It is conventional to contain the sample in a glass cell through which the exciting light beam and the reflected light pass. Refraction, reflection and scattering of the light all contribute to stray light affecting the sensitivity of the instrument.

It is the primary aim of the invention to provide a nephelometer with very low stray light characteristics. A further object is to provide such a nephelometer without added cost or creating cleaning problems.

Other objects and advantages of the invention will become apparent upon reading the following detailed description and upon reference to the drawings, in which:

FIG. 1 is a fragmentary schematic perspective of the elements of a nephelometer embodying the invention;

FIG. 2 is a schematic elevation taken approximately along the line 2--2 in FIG. 1; and

FIG. 3 is a diagram illustrating the basis of the invention and showing what would be a horizontal section of the instrument with an alternate positioning of the parts.

While the invention will be described in connection with a preferred embodiment, it will be understood that I do not intend to limit the invention to that embodiment. On the contrary, I intend to cover all alternatives, modifications and equivalents as may be included within the spirit and scope of the invention as defined by the appended claim.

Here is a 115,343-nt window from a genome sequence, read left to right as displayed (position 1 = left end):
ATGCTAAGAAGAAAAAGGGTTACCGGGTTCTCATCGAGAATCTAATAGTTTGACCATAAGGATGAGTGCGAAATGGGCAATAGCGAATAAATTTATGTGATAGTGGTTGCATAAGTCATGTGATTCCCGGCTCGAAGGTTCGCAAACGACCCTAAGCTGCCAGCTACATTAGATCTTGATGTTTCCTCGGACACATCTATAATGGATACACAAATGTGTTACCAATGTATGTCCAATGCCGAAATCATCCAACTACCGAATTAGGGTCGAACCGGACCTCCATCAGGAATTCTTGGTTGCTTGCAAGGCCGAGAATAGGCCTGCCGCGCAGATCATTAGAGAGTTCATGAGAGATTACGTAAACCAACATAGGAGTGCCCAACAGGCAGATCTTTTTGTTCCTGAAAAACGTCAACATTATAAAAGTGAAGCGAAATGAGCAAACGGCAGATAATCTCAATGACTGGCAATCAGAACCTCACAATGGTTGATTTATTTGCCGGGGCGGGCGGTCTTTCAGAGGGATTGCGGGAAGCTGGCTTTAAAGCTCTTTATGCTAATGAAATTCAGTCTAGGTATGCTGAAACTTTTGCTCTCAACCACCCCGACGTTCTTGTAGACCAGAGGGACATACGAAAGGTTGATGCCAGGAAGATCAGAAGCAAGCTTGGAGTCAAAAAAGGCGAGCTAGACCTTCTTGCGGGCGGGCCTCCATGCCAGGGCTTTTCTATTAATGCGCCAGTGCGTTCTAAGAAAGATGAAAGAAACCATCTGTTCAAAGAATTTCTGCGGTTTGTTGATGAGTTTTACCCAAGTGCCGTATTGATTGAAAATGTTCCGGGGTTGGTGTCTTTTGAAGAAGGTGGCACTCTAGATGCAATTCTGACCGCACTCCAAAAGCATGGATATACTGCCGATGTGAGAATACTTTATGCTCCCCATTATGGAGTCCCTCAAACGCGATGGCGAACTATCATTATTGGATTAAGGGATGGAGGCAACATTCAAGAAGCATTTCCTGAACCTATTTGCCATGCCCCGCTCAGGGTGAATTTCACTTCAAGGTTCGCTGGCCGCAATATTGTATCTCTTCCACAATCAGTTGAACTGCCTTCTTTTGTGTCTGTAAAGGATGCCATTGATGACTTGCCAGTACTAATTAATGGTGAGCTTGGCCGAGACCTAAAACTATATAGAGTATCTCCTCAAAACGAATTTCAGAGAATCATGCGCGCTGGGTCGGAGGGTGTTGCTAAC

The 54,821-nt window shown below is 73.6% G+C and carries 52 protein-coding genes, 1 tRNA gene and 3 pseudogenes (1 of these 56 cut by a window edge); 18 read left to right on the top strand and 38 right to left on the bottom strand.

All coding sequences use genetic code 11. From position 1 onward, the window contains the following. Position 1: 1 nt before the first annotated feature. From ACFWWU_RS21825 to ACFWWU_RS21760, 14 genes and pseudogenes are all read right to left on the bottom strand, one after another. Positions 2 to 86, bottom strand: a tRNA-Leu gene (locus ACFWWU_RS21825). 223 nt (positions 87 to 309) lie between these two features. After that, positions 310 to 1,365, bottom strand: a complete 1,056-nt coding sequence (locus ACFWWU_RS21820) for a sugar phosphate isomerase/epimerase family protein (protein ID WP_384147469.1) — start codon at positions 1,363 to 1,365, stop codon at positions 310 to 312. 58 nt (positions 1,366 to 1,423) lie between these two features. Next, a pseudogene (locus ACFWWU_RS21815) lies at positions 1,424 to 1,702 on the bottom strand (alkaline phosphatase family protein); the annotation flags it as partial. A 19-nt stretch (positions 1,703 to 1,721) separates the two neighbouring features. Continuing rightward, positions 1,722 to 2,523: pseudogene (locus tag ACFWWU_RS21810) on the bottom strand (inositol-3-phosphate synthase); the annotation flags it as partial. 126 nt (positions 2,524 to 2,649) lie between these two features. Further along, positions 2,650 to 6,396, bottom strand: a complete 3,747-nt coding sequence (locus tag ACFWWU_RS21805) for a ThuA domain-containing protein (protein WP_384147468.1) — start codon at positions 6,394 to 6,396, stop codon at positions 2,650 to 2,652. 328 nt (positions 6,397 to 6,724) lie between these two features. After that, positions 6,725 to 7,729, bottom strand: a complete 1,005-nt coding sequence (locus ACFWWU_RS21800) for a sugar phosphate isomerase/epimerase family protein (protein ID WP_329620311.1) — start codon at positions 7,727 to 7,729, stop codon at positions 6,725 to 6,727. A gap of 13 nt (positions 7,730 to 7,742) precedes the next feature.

Turning to the drawings, there is diagrammatically shown a nephelometer 10 having a cylindrical glass cell 11 containing the water sample, a light source 12 and a lens 13. The light source 12 is connected to a source of power 14 for focusing a beam of light through the cell wall at 15 to illuminate a region 16 in the center of the cell 11. A light detector 17 is coupled to a suitable circuit 18 for sensing light scattered from turbidity particles in the region 16 through the cell wall at 19 along a scattered light path 21. A pair of shields 22 partially protect the detector 17 from unwanted light. As is conventional, the light beam center line 23 and the scattered light path 21 are at right angles.